”The ingredients are: apple cider vinegar, lemon, garlic, ginger, cayenne pepper, honey, and hot water. About a class worth for whoever is taking it. You can use it for pretty much anything. Whenever I’m feeling sick I’ll use it; all the ingredients have really good properties, so one of them is bound to help with something. I always use it when I have the flu.”
“My mom would always tell me to drink apple cider vinegar with honey and hot water, for pretty much anything that was wrong with you. I never really liked it like that. One of my friends gave me this recipe. You’d think the extra ingredients would make it taste worse, but they actually make it a lot easier to drink.”
Home remedies are often a popular way of dealing with everyday maladies, especially those which science currently has no “cure” or treatment for. The informant stated that she uses the remedy for a wide variety of ills, with the expectation that one of the ingredients is bound to help somehow. She had originally gotten a variety of the “potion” from her mother; which is common with home remedies. As parents are often a primary source of information while growing up, people have a tendency to retain lessons or advice from them, even as they grow older.
The informant stated that she never enjoyed the taste of her Mom’s remedy, though she would still use it if she got sick. Eventually she heard of the alternate form from a friend; she stated that she liked the flavor of the new formula more, and now uses that as an alternate. This shows an interesting fluctuation in the phenomenon stated above. Though she respected and followed her Mom’s advice for the remedy, she was also willing to change the recipe slightly into one which suited her tastes better. This illustrates how folk remedies can change over time: ingredients can be added (or removed in some cases) in order to better fit the sensibilities or tastes of the new user.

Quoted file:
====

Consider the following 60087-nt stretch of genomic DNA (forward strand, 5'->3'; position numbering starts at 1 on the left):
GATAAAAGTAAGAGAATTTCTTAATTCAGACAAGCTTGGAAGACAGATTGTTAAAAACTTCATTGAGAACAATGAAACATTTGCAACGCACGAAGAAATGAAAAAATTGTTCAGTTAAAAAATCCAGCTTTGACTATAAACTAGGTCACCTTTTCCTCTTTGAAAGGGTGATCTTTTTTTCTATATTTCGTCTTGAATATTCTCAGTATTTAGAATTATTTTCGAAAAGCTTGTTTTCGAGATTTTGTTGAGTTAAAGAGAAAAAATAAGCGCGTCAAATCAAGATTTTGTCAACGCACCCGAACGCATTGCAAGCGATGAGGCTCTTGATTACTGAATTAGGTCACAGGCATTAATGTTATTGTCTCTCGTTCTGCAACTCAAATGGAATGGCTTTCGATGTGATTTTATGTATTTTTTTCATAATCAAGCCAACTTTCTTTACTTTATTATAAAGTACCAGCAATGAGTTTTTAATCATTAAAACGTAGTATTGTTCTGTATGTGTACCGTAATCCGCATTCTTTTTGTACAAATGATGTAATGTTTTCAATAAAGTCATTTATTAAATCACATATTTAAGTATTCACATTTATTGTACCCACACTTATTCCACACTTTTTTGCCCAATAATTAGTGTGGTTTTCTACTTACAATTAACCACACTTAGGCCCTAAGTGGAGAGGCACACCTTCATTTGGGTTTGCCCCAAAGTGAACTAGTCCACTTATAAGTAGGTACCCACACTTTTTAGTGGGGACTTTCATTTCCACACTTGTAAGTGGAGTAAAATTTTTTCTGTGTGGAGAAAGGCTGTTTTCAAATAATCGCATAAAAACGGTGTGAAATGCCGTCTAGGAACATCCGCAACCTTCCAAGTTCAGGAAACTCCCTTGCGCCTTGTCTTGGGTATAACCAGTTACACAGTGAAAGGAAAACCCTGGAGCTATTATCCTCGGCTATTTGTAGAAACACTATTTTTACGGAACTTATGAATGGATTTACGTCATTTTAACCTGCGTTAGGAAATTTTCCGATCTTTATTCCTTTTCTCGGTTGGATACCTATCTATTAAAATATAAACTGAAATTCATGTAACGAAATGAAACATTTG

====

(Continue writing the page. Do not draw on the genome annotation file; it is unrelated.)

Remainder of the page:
“My dad always told me that when a customer at work says “Oh you’re a great waiter!”, they call it a ‘verbal gratuity’. Sometimes they actually do give a good tip, but my Dad says a lot of the time that compliment is the only tip they get. That’s why they also call it the ‘kiss of death’.”
An example of occupational folk speech, this piece illustrates the experience of working as a waiter in a restaurant. As they depend heavily on tips, the amount that a customer tips them can have a huge effect on the happiness and wellbeing of a waiter. I imagine an instance such as this, in which a customer seems satisfied with the service but still does not leave a tip, can be even more frustrating than it would be otherwise.
Informant places 5 sticks on the counter, all parallel to each other.
“Make something round from these sticks, only moving two of them.”
The informant takes the two outside sticks, and places them perpendicular to and above the 2nd and 5th sticks. This forms three letters, which together spell “TIT”.
“So when I was about 10 or so, I went out to visit my uncle. I always used to visit him during the summer. By this time, I was getting older and I had always had older brothers, so, ya know, I was starting to figure some things out. I guess my uncle picked up on this and wanted to initiate me into becoming a man or something. So I go to his house, and he asks if I want to hear a riddle. I say yes, so he lays out 5 sticks and asks him to make something round while only moving two. I consider myself smart, but I couldn’t figure it out. So he shows me, and he got so excited about it.”
This particular riddle seems to be something of a coming-of-age ritual, a way to initiate a young boy into becoming a teenager. This transition is often accompanied by increased interest in sex. This riddle seems to be a way to gradually push the subject over the liminal, and onto the path toward adulthood.
”What’s the difference between a waitress and a toilet?
A waitress only has to deal with one asshole at a time!”